One of the projects I am now working on will advance this concept a little further. The way it helps now is that if we run into a parts shortage situation in the U.S., for example, we can often get that part from Europe, and vice versa. We can see if one plant has excess and the other doesn't and getting it from one another is easier than ordering from a supplier.

In the future, one of the things we will be able to do with the inter-site relationships that we have built in Kinaxis is to make our own facilities the supplier of choice for certain parts. This will be helpful when we know a part is going to be phased out and we really don't want to get stuck with it in inventory. We could have Europe be the primary parts supplier for the U.S., for example, and after their inventory is depleted, only then would we go to the supplier.

Another feature that we use nearly every day is the ability to create what is called a private plan. Basically, this allows us to take a snapshot of our current MRP environment and copy it to a private environment where we can play around with it and make various changes to see what the impact would be. What would happen if a supplier is late, for example. More often than not it is playing with the forecast in some way. What if my forecast were increased by 20 percent or what if these customer orders were canceled-things like that. It is a very powerful tool because it allows us to go in and make those changes, then we simply hit save and we can see what would happen to our excess inventory or our planned order requirements or any metric that we have out there that we are interested in.

Q: So you could use that feature to plan promotions, for example?
Nafis: Absolutely. You can model things like changes in the price of a component, what would happen if lead times were extended, what if lead times were cut, what if purchase orders were late or early-any variable that you can think of modeling in your supply chain.

I also have found that this capability is very powerful from a development standpoint. If you are interested in a new way of doing business, a new business process, it enables you to model that process on the fly, without hurting the business. We do that often. It is a way to be creative, to take risks in your process plan and see what the outcomes would be without hurting anything.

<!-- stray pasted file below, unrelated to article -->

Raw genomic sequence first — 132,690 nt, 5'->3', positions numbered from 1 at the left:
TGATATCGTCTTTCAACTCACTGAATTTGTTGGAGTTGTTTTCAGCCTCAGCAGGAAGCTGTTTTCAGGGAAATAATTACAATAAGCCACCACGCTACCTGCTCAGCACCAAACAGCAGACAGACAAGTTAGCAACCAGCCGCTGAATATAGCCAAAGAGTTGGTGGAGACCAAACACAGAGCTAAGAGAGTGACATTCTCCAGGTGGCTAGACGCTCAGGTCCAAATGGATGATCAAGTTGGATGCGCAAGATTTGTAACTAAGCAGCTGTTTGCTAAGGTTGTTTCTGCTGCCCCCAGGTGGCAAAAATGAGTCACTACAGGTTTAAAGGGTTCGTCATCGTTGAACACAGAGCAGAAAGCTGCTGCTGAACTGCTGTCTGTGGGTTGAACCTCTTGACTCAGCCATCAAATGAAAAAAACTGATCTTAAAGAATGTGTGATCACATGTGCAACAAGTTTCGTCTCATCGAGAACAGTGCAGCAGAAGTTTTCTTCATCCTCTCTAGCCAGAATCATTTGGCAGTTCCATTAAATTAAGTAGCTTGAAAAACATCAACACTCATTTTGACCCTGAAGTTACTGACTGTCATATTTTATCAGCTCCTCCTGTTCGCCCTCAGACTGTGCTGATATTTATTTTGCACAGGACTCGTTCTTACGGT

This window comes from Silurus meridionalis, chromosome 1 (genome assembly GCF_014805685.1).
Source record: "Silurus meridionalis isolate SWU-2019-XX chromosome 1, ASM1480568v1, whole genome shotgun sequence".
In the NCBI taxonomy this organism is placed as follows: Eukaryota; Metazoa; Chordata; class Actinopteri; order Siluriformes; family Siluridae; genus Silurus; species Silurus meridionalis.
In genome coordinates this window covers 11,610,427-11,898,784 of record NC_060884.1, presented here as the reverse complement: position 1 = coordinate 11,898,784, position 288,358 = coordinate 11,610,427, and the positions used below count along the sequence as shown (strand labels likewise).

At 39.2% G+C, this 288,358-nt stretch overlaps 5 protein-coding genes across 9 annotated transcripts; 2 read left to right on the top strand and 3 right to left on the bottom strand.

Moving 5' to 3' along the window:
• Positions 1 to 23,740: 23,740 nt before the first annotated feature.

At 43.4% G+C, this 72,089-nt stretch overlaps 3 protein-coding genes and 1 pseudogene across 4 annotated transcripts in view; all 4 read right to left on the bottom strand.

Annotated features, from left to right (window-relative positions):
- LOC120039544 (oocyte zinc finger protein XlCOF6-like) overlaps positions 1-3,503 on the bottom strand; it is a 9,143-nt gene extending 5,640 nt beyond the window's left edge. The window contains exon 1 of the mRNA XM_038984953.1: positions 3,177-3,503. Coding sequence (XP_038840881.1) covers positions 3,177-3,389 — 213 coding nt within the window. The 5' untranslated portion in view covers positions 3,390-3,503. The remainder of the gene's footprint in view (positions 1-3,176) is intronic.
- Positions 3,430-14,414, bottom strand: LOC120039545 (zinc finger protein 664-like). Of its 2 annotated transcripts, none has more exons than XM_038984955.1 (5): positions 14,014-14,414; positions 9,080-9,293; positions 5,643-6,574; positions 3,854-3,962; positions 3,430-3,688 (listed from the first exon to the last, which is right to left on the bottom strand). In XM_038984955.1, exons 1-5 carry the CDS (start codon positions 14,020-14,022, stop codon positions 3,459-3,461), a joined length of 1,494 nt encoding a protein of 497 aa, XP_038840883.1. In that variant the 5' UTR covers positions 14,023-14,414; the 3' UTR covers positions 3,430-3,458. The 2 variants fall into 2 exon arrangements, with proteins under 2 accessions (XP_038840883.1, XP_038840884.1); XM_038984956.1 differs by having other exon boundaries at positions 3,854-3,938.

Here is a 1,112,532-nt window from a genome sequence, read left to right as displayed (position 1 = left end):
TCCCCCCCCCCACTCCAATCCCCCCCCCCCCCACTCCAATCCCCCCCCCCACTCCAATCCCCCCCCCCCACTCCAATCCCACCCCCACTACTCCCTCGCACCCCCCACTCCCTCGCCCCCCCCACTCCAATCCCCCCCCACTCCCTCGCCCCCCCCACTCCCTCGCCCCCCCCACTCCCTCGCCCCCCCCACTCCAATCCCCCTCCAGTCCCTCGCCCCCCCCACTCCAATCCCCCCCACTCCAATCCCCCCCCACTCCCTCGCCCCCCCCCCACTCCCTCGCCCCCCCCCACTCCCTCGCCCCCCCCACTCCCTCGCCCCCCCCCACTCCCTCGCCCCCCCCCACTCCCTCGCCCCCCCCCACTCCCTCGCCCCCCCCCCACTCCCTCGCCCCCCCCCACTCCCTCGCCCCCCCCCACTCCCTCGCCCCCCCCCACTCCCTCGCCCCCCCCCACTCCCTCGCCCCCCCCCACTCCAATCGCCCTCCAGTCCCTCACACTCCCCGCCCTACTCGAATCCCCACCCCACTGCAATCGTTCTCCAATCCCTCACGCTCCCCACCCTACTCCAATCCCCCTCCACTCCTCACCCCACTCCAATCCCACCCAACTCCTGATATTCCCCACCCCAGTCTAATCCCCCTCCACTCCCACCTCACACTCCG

Q: Have you tracked it to see if the modeled results are what you actually get when you make a change?
Nafis: It is, without a doubt. The results are real.

Q: Have you found other uses of the tool that you did not anticipate?
Nafis: We use it a lot for reporting purposes. We currently don't have a highly sophisticated enterprise planning system and Kinaxis is a great reporting tool.

And one of the great things about it is that you can create these reports on demand-if the executive group wants to see what would happen to our purchases if our future order book was eroded by 20 percent or if our forecast was raised by 10 percent, for example. We get that kind of request a lot. Someone can just come up and ask you and you can run the report at that second and give them an answer.

Another thing that may seem small but that has been very helpful to us is the ability to automatically send e-mails, whether it is sending spreadsheets to a supplier or data to a server. This is a function called the Alert Manager. Whether it's for reporting purposes or something that we build into a business practice by e-mailing it to a server and having it feed another system, this is a useful function.

Q: What data are you using as inputs to Kinaxis?
Nafis: Our BPC system is still running in the background and collecting data. It is archaic but it serves a purpose in terms of shop floor control and inventory control. About every three hours it kicks out flat files: all of our inventory transactions, all the firm planned orders, work orders, any transactional type data is kicked out as flat files. Another system kicks out independent demand tables or customer order information and the sales forecast comes as a spreadsheet. This is the raw data that we feed into Kinaxis. So we have our forecast, customer demand, work orders, and different plant orders as the input tables. Then there are probably 20 or so tables on the output side.

Q: Have you quantified any results?
Nafis: We haven't really because we have had the software for so long. We have been living with the system since '97. But I can say that everyone's eyes are more focused on inventory because the information is so readily available. And while I can't put a dollar value on our inventory reduction, it definitely is significant.

Q: What is the key lesson that you learned in this project?